What benefits can be expected when Virtual Reality enters Entertainment beyond of gaming?
Virtual Reality in Entertainment
Many of the following areas belong into the category ‘edutainment’ in which the aim is to educate as well as entertain.
- Virtual Museums, e.g. interactive exhibitions
- Theatre, e.g. interactive performances
- Virtual theme parks, e.g. accessing paranormal and supernatural characters
- Discovery centres
- Taking part in complex music VR experiences, e.g. to be a singer or a musician or a listener
- Historical reconstructions visiting
- Simulating visceral experiences such as VR flight simulators or smell and sound experiences
- Full immersion in cinema action using visual, aural and haptic interfaces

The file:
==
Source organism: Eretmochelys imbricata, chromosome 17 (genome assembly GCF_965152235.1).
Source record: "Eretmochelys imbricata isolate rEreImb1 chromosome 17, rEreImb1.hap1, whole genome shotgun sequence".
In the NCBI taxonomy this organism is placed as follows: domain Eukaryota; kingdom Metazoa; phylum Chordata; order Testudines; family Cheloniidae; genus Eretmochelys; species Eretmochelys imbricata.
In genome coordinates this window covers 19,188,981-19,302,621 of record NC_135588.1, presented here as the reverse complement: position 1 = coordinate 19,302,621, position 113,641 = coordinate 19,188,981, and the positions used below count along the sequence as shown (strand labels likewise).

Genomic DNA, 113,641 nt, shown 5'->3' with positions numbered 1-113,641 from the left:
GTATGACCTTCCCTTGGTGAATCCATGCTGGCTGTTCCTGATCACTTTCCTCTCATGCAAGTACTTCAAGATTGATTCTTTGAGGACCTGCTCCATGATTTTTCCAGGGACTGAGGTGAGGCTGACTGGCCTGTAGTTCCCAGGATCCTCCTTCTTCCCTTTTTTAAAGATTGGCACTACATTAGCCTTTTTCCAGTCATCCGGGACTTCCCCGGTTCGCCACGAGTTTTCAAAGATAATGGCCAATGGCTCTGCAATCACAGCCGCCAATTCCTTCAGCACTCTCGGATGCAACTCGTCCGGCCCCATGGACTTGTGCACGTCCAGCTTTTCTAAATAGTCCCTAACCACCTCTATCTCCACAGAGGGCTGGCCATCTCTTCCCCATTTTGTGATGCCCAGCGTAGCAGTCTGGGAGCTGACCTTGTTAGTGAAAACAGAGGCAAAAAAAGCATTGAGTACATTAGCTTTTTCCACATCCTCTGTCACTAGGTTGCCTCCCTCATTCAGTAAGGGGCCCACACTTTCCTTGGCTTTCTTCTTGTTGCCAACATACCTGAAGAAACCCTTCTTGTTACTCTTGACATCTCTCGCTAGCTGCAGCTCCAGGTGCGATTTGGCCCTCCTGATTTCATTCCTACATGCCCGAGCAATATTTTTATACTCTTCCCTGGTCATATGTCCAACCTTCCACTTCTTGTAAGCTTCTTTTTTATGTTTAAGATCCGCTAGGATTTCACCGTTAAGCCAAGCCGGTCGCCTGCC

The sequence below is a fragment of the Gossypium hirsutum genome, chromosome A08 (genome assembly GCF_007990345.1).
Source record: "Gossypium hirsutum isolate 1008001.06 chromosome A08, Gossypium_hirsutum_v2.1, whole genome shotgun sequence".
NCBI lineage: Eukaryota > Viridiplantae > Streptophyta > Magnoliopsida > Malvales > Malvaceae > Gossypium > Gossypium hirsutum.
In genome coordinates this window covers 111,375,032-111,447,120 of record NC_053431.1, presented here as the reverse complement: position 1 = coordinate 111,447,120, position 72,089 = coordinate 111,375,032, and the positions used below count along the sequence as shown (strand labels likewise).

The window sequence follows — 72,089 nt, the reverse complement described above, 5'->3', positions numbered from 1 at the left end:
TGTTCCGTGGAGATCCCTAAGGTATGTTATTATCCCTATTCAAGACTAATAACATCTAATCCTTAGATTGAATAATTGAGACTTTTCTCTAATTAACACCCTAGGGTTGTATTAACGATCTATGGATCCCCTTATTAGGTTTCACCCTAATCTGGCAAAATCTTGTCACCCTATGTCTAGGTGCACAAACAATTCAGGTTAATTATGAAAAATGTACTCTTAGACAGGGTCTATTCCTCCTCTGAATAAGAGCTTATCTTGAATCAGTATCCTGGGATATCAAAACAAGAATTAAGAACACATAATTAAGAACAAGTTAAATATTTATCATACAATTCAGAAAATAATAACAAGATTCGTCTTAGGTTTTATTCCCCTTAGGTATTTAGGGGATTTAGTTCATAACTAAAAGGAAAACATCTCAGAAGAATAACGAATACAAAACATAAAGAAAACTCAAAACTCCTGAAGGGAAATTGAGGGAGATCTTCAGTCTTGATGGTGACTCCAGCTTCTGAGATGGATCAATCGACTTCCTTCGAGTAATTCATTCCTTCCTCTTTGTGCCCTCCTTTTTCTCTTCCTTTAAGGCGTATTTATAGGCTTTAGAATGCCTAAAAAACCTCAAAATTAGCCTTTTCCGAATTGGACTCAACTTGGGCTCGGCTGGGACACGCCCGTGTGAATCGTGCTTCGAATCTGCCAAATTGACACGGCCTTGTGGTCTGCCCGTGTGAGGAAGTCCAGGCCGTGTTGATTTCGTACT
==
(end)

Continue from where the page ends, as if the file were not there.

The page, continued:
- Reproducing exotic travel daydreams and extra terrestrial space floats
- Experience the beauty of nature or distant and inaccessible locations
- Exploring immersive 360 videos and photos
- Collateral immersing into VR videos and experiences
- New experiences like “entering” Art, e.g. the Starry Night
These environments enable the audience to tour through some of the most popular galleries (Example the the British Museum) and sometimes even allow members of the public to engage with the exhibits in ways which were previously forbidden or unknown.
School classes could enter historical building and walk through this, visiting different rooms to find out more about how people lived at that particular time in history. Maybe also interaction would be possible, to take over roles and replay or be part of momentous events like the Eruption of Vesuvius in Pompeii or epic battles in the Scottish Highlands.
The unchained experience, away from just consuming into interacting, will lead into a new quality of entertainment and edutainment.
“Tell me, and I will forget. Show me, and I may remember. Involve me, and I will understand.” Confucius, *551 BC. †479 BC.